Ansible 2.8 Meraki Modules and Beyond

Ansible 2.8 was released and it sets the table for some big changes in future releases. Specific to the Meraki modules, there are quite a few changes worth understanding.

New Modules

Three new modules were added: meraki_content_filtering, meraki_static_routes, and meraki_syslog.

meraki_content_filtering allows for full configuration of the content filtering settings for MX appliances. I intended on releasing a facts module for it but that wasn’t merged in time for 2.8. Content filtering settings can be edited but not queried. Querying functionality will be included in 2.9.

meraki_static_route allows for full configuration and querying of static routes. Each route receives a unique ID and some actions require the ID so be sure to store it when creating or querying routes.

meraki_syslog, as it’s name indicates, is a module for setting syslog configurations within Meraki.

New Features

Notes about a device can now be set via meraki_device.


During development of 2.8 modules I discovered some bugs related to unnecessary querying of networks when net_id is specified. Most of the bugs were fixed. In 2.8 and backported to 2.7. meraki_device has this performance problem but fixing the bug is more intensive in meraki_device than in other modules.

Plans for 2.9

2.9 is going to be a very large release for the Meraki modules. I am not committing to accomplishing all these goals but they’re all feasible with good progress.

  • Always return data - Before 2.9, no data is returned if no changes are made and no request is performed. In other words, the modules aren’t idempotent in 2.8. The pull request to fix this has been merged so it will be in 2.9.
  • Improve update requirement check - 2.9 will feature a new algorithm to see if any updates are needed. At worst this change shouldn’t be seen by end users and at best, offer some improved accuracy.
  • Check mode - Check mode will allow a user to see what changes would be made if the request went through but not make any changes. This is good for testing a task in a playbook or could even be used for compliance checks.
  • Diff support - When a change is made, a module will show not only the final result, but the before and after values of any changed configuration. Diff information will show in check mode and production.
  • Rewritten meraki_network module - As part of a bug I found, I came to the realization the logic of meraki_network is broke. To fix the bug, a significant amount of work is needed on meraki_network` so it will likely be rewritten for 2.9. This may be backported to the 2.8 releases.
  • Convert from camelCase to snake_case - Meraki returns their data structures as camelCase while Ansible uses snake_case for keys. Unfortunately, this means there has been a lack of consistency within the modules. 2.9 will convert any returned data to snake_case. This change will break existing playbooks which refer to the data structures. However, a mechanism will be available to allow data to be returned as camelCase for the next four releases. At that time, snake_case will be the only option.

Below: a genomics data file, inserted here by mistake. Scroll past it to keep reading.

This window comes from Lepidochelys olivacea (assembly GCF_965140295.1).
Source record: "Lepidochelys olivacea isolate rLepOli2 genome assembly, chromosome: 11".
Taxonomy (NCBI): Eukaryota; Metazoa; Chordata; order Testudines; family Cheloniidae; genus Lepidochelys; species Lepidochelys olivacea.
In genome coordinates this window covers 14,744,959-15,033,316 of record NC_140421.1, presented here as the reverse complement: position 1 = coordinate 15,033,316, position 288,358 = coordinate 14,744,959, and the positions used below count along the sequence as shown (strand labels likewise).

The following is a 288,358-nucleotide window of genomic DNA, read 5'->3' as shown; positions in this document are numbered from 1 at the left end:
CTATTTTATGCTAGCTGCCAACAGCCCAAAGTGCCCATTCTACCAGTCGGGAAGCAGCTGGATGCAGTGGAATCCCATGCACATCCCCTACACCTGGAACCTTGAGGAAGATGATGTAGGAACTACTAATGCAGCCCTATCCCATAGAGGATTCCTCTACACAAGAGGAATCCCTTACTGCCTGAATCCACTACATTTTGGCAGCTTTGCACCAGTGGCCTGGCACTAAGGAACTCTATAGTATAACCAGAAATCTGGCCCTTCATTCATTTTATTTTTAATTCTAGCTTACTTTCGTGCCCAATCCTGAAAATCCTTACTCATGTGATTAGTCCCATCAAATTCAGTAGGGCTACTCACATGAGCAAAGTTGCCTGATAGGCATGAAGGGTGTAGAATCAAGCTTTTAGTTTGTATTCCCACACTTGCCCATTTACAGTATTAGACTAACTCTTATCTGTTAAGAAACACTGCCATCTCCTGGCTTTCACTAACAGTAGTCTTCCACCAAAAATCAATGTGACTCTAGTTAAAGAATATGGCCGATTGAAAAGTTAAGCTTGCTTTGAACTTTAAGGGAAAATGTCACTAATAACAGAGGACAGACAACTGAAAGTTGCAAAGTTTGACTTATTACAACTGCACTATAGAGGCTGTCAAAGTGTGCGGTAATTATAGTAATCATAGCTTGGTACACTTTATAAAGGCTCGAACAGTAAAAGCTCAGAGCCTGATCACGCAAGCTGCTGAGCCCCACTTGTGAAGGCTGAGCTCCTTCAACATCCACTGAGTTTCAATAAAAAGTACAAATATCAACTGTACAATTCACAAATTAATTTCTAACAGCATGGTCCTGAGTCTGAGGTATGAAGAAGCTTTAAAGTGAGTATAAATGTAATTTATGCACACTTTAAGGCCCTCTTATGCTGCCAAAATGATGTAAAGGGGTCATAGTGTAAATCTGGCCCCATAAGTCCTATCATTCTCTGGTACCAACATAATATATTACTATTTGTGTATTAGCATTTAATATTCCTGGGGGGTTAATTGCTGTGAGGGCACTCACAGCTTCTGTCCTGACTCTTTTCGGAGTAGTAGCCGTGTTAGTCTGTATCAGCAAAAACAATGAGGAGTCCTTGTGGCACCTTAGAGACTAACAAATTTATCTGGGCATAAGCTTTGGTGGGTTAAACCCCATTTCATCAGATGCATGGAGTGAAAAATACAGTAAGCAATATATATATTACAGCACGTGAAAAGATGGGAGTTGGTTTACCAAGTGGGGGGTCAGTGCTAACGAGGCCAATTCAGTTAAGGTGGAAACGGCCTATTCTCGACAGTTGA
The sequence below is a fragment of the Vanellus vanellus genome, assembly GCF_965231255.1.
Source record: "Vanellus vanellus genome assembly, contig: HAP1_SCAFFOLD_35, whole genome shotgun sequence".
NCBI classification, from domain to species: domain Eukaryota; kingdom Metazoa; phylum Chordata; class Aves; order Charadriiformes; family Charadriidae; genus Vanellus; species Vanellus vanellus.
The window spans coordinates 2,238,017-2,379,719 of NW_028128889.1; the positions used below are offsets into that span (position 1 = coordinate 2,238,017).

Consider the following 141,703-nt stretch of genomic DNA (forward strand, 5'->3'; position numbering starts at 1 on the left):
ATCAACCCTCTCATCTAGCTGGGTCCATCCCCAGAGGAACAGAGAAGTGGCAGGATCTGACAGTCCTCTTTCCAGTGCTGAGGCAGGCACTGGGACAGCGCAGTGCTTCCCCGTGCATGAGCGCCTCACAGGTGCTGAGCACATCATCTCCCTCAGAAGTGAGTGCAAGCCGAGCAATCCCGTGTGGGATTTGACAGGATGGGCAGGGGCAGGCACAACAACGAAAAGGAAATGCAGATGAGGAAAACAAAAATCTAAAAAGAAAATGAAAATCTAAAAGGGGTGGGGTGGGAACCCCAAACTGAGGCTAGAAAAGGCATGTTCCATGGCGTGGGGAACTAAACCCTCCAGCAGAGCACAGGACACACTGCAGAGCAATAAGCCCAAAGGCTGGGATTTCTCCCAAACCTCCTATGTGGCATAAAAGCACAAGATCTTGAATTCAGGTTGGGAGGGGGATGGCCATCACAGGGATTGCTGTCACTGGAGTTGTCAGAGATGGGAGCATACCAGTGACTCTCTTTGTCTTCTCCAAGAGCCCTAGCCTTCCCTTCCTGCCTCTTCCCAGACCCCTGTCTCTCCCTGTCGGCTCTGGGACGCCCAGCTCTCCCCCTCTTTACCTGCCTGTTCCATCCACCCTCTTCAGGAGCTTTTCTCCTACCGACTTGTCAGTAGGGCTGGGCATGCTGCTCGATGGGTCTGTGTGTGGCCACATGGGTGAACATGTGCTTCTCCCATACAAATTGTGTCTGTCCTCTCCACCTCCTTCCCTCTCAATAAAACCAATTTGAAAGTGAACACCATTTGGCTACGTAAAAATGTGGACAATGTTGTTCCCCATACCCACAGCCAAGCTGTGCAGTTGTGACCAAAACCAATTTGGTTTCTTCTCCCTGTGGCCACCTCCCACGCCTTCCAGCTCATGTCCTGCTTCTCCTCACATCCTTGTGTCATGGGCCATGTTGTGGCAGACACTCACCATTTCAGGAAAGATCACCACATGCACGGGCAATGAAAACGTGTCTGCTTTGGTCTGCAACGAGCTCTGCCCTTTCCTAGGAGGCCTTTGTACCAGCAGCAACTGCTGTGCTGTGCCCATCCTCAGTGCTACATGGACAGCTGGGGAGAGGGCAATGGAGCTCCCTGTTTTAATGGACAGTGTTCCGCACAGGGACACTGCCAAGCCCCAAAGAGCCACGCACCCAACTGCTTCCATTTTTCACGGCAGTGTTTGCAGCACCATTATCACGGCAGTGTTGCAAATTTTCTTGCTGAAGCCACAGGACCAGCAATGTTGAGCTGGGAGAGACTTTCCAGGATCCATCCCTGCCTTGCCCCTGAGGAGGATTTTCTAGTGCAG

• Rate Limit Handling - Meraki returns a 429 error code when more than 5 API calls have been requested within a second. Ansible 2.9 will hopefully handle the rate limit error condition in an intelligent manner by backing off on the request and gradually increasing the back off until it eventually fails.
  • Enable VLAN support - meraki_network can now enable and disable VLANs on a network. Prior to this change, VLANs had to be enabled via the web interface.
  • Rewritten meraki_device - meraki_device has some confusing aspects to its code so I am going to rewrite it for more reliability. This may be backported to the 2.8 releases.
  • New modules - 2.9 should ship with quite a few new modules. My plan is to add these modules:
    • meraki_mx_uplink - Configure uplink bandwidth limits on MX appliances
    • meraki_mx_l7_firewall - Configure layer 7 firewall rules
    • meraki_intrusion_prevention - Configure IPS rules
    • meraki_malware - Configure settings for Advanced Malware Protection (AMP) on MX appliances
    • meraki_nat - Configure NAT
    • meraki_traffic_shaping - Configure traffic shaping preferences for different types of traffic
    • meraki_firewalled_services - Configure which services (ex. ICMP ping) a device responds to
    • meraki_group_policy - Create and configure group policies
    • meraki_webhooks - Configure which webhooks Meraki can call
    • meraki_nac - View network access control settings on a device/port
    • meraki_alert - Configure alert settings on a network
    • meraki_mr_radio - View and configure RF settings on an access point
    • meraki_client - Set preferences on clients connected to a network via Meraki network devices


Ansible 2.8 has some nice improvements for the Meraki modules. As you can tell though, 2.9 is going to bring further huge improvements.